Harper Rejecting Petronas Clouds Investment Talks in Asia

Candian Prime Minister Stephen Harper
Stephen Harper, Canada's prime minister. Photographer: Stuart Davis/Bloomberg

Prime Minister Stephen Harper’s reluctance to approve foreign investment by Asian state-owned enterprises such as China’s Cnooc Ltd. may undermine his push to attract the capital Canada needs to develop its natural resources as he visits Asia for the third time this year.

Harper travels to India, the Philippines and Hong Kong Nov. 4 to Nov. 11, where he will tout Canada’s goal to “sell our energy to the world,” according to chief spokesman Andrew MacDougall. “That’s the goal in India, that’s the goal in the Asia Pacific region,” MacDougall told reporters yesterday.

That message may be clouded by the government’s resistance to takeovers by Asian state-owned companies, such as the C$5.2 billion ($5.2 billion) bid by Petroliam Nasional Bhd., known as Petronas, for Progress Energy Resources Corp. of Calgary, which was blocked last month.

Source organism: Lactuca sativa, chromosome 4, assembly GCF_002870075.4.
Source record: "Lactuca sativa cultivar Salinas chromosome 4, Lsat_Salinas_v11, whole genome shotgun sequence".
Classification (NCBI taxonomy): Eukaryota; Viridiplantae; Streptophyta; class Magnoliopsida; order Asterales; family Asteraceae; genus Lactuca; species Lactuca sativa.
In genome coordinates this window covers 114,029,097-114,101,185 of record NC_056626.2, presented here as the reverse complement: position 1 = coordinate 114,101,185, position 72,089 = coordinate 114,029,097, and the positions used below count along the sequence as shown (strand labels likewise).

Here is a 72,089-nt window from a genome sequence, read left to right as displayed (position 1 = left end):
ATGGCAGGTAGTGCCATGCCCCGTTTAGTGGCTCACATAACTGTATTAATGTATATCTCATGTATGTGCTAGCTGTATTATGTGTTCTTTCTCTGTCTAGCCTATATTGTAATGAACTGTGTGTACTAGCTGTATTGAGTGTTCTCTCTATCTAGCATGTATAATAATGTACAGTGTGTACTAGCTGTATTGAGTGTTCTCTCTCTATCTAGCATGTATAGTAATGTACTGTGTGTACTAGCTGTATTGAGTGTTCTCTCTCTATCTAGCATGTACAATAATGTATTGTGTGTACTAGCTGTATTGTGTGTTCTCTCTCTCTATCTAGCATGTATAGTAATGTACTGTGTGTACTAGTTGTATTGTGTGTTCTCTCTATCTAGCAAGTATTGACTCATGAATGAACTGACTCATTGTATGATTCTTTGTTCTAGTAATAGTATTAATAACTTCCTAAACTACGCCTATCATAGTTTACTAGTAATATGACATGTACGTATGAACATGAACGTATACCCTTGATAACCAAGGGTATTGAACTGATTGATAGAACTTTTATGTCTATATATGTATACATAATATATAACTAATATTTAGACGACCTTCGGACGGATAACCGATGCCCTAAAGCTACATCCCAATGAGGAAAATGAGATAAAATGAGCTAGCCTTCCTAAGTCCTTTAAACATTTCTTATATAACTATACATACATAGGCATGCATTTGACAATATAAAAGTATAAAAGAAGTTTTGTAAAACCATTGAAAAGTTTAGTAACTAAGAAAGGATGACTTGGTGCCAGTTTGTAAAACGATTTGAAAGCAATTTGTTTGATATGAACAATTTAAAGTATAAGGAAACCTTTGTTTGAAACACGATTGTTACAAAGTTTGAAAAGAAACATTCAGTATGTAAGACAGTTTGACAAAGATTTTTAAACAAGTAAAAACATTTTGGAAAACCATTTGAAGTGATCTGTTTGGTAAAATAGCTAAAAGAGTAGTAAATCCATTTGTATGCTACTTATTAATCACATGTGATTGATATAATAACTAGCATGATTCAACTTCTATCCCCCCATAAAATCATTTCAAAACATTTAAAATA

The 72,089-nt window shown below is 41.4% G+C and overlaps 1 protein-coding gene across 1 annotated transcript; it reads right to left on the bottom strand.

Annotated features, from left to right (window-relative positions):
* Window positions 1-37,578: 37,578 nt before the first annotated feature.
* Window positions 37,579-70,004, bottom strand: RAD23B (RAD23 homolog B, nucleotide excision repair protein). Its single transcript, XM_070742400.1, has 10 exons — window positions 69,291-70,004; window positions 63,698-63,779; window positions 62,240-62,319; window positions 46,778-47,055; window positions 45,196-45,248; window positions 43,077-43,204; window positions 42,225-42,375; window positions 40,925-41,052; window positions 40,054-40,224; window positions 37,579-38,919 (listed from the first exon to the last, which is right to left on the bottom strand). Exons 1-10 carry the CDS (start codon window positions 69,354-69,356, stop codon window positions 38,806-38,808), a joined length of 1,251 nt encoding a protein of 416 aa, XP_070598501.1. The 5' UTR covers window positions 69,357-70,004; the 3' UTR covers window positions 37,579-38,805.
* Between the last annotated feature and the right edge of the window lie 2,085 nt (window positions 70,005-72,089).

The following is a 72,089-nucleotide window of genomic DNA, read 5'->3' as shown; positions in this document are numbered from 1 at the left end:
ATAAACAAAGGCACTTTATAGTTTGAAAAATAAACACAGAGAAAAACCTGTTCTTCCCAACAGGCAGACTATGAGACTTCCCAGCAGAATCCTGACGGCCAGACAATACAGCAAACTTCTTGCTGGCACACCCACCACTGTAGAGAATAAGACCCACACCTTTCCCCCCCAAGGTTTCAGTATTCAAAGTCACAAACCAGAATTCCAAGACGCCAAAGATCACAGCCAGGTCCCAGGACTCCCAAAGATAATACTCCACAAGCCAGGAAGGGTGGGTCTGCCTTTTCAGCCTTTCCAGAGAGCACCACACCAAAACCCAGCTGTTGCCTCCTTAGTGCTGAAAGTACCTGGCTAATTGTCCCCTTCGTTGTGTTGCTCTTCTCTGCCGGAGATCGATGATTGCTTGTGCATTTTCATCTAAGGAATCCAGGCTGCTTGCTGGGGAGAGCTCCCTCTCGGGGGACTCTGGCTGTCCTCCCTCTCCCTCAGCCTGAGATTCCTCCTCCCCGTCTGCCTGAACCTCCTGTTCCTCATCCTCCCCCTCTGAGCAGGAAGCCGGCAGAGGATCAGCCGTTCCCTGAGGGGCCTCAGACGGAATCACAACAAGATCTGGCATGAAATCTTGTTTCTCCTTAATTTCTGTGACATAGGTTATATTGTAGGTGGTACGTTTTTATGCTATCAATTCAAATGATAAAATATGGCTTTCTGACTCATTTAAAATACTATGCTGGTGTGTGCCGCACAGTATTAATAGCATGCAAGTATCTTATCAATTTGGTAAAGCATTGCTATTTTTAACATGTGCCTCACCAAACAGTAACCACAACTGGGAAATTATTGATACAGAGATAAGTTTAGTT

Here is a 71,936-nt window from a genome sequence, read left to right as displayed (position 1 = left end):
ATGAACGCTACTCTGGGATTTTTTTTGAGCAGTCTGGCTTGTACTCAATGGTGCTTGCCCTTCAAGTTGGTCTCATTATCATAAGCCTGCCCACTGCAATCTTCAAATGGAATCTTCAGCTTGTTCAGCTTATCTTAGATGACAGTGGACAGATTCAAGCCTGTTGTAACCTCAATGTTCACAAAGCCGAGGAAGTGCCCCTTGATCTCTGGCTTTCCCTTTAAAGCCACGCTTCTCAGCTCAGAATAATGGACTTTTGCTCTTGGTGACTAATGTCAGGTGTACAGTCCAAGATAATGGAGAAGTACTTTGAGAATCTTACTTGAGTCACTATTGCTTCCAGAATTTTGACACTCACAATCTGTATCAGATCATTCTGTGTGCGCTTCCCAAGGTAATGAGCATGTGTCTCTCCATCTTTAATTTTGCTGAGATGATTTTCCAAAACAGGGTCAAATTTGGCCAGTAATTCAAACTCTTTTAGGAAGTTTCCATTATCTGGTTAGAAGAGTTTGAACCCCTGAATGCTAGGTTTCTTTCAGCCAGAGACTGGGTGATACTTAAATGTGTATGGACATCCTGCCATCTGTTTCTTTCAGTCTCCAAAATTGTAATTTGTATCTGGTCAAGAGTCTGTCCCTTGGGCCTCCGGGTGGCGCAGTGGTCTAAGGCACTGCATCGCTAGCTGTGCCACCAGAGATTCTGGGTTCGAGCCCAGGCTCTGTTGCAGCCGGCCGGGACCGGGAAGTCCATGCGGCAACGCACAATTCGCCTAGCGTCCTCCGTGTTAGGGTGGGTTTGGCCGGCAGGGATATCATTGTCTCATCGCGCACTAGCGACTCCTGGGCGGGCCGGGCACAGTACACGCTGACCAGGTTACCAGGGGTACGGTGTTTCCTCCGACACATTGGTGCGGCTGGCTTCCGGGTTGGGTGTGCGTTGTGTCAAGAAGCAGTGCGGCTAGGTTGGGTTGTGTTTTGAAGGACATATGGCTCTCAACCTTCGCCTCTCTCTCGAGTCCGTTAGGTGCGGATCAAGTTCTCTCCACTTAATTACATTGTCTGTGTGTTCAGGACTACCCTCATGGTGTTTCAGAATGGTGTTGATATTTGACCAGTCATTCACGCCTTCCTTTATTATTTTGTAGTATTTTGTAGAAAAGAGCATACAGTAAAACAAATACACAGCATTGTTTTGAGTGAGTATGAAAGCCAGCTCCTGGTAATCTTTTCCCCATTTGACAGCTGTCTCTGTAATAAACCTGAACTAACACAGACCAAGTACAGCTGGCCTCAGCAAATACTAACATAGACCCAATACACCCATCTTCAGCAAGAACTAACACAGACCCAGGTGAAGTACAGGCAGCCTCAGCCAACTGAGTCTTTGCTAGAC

“What’s the point of going to somebody’s house when you’re going to reject what they offer you?” said Sachin Shah, a merger arbitrage specialist at Tullett Prebon Americas Corp. in New York. “If you’re on the outside looking in, you’re saying ‘I can’t believe we have the money, the global economy’s not growing, and you believe that our opportunity to create jobs isn’t welcome.’”

Harper’s Natural Resources Minister Joe Oliver has said the country’s biggest resource projects will require nearly C$650 billion of investment to develop over the next decade. Harper, who has touted Canada as an emerging “energy superpower,” has called it a national priority to build infrastructure that will let Canada diversify energy exports away from the U.S. and ship oil to Asia from the world’s third largest pool of reserves.

Policy Framework

Harper has said he will clarify Canada’s foreign investment rules in a “policy framework” document that will be released when it makes a final decision on Beijing-based Cnooc’s $15.1 billion offer for Calgary oil producer Nexen Inc., a deal he has said raises “difficult policy questions.”

A rejection of the Cnooc bid would “put to death immediately the concept of the energy superpower,” said Paul Evans, a professor of Asian affairs at the University of British Columbia in Vancouver.